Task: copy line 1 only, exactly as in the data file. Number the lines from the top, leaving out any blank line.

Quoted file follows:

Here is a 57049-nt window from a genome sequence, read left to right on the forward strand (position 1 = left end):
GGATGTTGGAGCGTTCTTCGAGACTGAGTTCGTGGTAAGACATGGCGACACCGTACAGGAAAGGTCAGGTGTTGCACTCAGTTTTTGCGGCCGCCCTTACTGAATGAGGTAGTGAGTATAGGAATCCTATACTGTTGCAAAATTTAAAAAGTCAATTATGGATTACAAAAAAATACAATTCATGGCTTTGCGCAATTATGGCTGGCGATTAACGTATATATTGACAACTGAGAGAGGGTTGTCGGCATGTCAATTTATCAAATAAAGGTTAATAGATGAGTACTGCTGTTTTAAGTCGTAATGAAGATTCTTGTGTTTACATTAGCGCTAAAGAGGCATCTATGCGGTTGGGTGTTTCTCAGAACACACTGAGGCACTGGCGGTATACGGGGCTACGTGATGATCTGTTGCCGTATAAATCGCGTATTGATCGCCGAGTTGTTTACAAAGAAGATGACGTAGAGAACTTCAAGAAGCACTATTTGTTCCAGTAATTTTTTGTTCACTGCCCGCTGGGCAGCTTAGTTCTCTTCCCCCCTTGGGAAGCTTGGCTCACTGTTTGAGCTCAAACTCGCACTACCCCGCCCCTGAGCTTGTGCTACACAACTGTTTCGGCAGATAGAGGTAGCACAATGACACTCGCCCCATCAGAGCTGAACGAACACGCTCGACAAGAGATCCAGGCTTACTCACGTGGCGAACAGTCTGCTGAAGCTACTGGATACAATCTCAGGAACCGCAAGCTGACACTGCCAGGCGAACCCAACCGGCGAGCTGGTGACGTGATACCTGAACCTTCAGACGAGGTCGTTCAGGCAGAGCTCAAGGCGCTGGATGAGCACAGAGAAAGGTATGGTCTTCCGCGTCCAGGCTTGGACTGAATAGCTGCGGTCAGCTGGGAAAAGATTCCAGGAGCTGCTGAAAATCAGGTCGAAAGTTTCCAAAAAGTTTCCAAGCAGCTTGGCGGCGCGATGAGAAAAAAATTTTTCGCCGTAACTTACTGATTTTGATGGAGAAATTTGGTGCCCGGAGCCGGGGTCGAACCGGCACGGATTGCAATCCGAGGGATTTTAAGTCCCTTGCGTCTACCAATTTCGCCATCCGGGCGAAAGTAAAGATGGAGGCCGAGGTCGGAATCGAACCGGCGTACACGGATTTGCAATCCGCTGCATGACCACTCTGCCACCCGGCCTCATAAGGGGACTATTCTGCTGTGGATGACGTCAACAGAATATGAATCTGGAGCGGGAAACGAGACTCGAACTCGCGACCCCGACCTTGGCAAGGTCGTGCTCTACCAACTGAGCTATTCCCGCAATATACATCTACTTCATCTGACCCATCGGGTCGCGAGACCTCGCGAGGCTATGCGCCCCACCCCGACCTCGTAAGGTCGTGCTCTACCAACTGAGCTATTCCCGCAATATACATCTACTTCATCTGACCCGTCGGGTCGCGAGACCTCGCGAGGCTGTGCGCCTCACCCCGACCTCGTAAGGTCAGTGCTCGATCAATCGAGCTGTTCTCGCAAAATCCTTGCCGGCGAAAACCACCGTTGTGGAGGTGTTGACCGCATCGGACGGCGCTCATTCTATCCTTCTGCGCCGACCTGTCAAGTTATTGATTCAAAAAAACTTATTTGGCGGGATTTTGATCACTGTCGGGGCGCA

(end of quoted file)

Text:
Here is a 57049-nt window from a genome sequence, read left to right on the forward strand (position 1 = left end):